On a number of occasions, Equity has taken either legal or public action to ensure that actors of color are given full consideration in the casting of productions. In 1980, filed an arbitration against the Broadway production, GOODBYE, FIDEL, maintaining that the producers had not given due consideration to Hispanic actors. The Union won, and the producers were required to give assurances that there would be no systematic exclusion of talent. Equity filed a similar arbitration against the Off Broadway production, PRICE OF GENIUS. Equity sent letters of censure to the Asolo Theatre and the Old Globe Theatre for their respective productions of RASHOMON, set in feudal Japan, which failed to employ a single Asian-Pacific American actor. Equity engaged in a public leafleting campaign to inform the public about casting decisions in DEATH AND THE MAIDEN regarding the lack of Hispanic actors. Equity engaged in constructive dialogues with the production teams from THE WILL ROGERS FOLLIES, JEROME ROBBINS’ BROADWAY, PHANTOM OF THE OPERA and LES MISERABLES, and a host of others about improving the representation of actors of color in these productions.
Of course, the most famous controversy remains MISS SAIGON, which ironically helped to galvanize the public’s awareness about the plight of actors of color in the entertainment industry. As a direct consequence of the MISS SAIGON issue, Equity’s Council adopted a policy that acknowledges that all artists want to apply their craft in challenging roles, but that until there is real parity in employment opportunities for actors of color, roles that are texturally racially specific should be cast accordingly.
Today, Equity’s EEO Committee meets on a regular basis to monitor Equity’s policies and recommend changes when necessary. At the Board level, concessions are not granted without Equity’s due consideration of either 1) the producer’s hiring practices in the past, or 2) assurances that improvements will be made in the future. The review of hiring practices for concession requests has led to the hiring of actors of color who were previously excluded from consideration. In addition, hiring statistics are regular reviewed during contract negotiations and at quarterly meetings between Equity and the League of American Theatres and Producers.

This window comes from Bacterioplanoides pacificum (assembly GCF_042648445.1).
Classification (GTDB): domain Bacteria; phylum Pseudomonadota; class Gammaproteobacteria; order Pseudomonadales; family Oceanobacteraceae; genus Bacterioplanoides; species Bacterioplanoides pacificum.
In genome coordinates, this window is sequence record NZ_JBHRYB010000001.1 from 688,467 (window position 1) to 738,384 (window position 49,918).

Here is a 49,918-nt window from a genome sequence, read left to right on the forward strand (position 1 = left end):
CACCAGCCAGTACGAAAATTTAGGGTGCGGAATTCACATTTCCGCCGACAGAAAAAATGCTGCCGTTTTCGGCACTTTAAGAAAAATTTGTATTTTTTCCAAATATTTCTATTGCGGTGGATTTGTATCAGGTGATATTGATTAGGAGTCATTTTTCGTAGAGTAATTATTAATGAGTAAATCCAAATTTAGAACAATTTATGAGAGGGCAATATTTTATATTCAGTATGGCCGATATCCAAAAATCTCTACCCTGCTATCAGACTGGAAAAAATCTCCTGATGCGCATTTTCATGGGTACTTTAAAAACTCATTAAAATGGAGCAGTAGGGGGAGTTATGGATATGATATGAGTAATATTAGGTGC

In 1995, Equity, along with the League of American Theatres and Producers, The Dramatists Guild, the Society of Stage Directors and Choreographers and the Casting Society of America, adopted a Document of Principal. The document endorses the goals of diversity and condemns all forms of discrimination and exclusion. In 1996, Equity and the League sponsored a major symposium on audience development for people of color to develop strategies for reaching more diverse audiences. In 1997, Equity met with the Dramatists Guild, the SSD&C, CSA and the National Association of Talent Representatives to survey their memberships about perceptions and obstacles to non-traditional casting.
More recently, Equity has sponsored a series of networking events for actors of color, actors with disabilities, seniors and female actors, which facilitate, on an informal basis, the interaction of these actors with casting directors and artistic directors. In addition, Equity also began a production assistant initiative for individuals of color interested in pursuing careers as stage managers, and instituted a dialogue with the American Theatre Critics Association about perceptions and acceptance of non-traditional casting.
Today, as we celebrate Black History Month, Equity continues to embrace the principles of diversity within the theatrical industry, and strongly supports equal employment opportunities for actors of color, actors with disabilities, women and seniors.